• Extreme Rage (anger over things that would not have bothered you in the past)

• Short Fuse (going from relaxed to extremely pissed off in a matter of seconds)

• Isolating Yourself (not wanting to share thoughts, feelings, or emotions with anyone -

also may show up as not wanting to be physically close to anyone)

• Alcohol or Drug Abuse (often called “self medicating” - basically you’re using alcohol 

or drugs to cover up the things you don’t want to face)

• Always Being on Guard (you constantly scan crowds, traffic, etc., for possible threats)

• Feeling Numb (not feeling or feeling very little about the people or activities around 


• Memory Problems (you find yourself losing your car keys, not remembering 

conversations, not being able to recall your phone number)

• Lack of Concentration (being unable to concentrate on work, hobbies, etc.)

• Nightmares (this is very common among many vets)

• Unable to Sleep or Stay Asleep (taking only “cat naps”; lying awake for hours, 

despite being exhausted; getting up frequently to check your home, family, etc.)

• Being Easily Startled (most often in response to loud noises that are similar to 

explosions, gun fire, etc. - like a car back firing, a balloon popping, or a fireworks 


• Low Self Esteem

• Feeling Hopeless About the Future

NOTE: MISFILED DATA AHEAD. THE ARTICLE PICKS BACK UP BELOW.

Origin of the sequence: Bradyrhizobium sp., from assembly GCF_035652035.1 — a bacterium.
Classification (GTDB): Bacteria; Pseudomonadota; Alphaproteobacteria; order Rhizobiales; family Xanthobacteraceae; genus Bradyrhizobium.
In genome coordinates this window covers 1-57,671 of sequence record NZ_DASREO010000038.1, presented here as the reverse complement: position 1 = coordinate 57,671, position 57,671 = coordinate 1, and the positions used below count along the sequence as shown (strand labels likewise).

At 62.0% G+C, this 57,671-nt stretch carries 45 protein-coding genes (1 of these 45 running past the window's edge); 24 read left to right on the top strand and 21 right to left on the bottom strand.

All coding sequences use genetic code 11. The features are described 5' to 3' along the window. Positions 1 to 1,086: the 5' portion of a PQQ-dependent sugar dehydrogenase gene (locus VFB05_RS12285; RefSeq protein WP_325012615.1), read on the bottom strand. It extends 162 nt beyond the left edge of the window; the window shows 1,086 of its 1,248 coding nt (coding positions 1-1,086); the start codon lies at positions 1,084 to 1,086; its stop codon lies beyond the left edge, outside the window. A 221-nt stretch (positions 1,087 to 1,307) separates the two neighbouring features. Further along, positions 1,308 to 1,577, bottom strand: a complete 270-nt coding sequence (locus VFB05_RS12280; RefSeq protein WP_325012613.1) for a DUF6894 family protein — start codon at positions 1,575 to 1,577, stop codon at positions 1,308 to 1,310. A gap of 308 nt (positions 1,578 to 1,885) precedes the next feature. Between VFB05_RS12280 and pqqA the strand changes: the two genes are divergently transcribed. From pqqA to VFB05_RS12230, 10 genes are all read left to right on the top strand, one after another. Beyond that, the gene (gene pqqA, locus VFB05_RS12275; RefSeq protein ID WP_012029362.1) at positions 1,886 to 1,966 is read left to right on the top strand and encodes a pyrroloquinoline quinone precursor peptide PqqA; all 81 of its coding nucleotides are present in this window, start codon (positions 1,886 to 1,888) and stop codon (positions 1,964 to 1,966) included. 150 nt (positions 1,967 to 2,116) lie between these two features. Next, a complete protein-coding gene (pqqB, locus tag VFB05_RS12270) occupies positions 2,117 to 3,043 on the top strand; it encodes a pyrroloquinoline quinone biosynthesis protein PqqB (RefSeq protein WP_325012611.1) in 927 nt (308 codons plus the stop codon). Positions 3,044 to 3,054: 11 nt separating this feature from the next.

• Not wanting to see or hear anything that reminds you of your time in Iraq or Afghanistan

• Lack of Appetite

• Overeating

Physical Symptoms of PTSD

• Headaches

• Rapid Heart Rate or Sweating when reminded of the traumatic event(s)

For a more detailed explanation of the symptoms of PTSD, read our article 

entitled PTSD Symptoms: Clinical vs. Real World Terms. At -

Here are more websites for you on the subject of PTSD


Adult Children of Alcoholics - Laundry List of Traits

January 7, 2012
Adult Children of Alcoholics - Laundry List of Traits

Adult Children of Alcoholics - Laundry List of Traits:

January 6, 2012

The ACA Laundry list contains traits of ACA or people from dysfunctional families. Every person does not typically have all of the traits listed, but, most people have quite a few. (Click on the link above for the complete ACA Laundry List.)

                Growing up in a family where the parents use alcohol or drugs to excess can give children a confusing childhood. They experience loud arguments. They may be physically abused or see it happen to the parent who is not abusing substances. Sometimes they witness their siblings being abused.

                It’s hard to make sense out of all of this as a child. Many Adult Children of Alcoholics have rationalized it by believing the bad behavior they witness or experience is normal. They then may go out into the world and connect with people who are abusive like their abusive parent. This is continuing a cycle that is unhealthy and can ruin their lives.

                Looking at the Laundry List and acknowledging those traits they have is a first step in the healing process. Knowledge is power, so Adult Children can begin this process by understanding where they may be in this cycle.


Blog Archive


Make a free website with Yola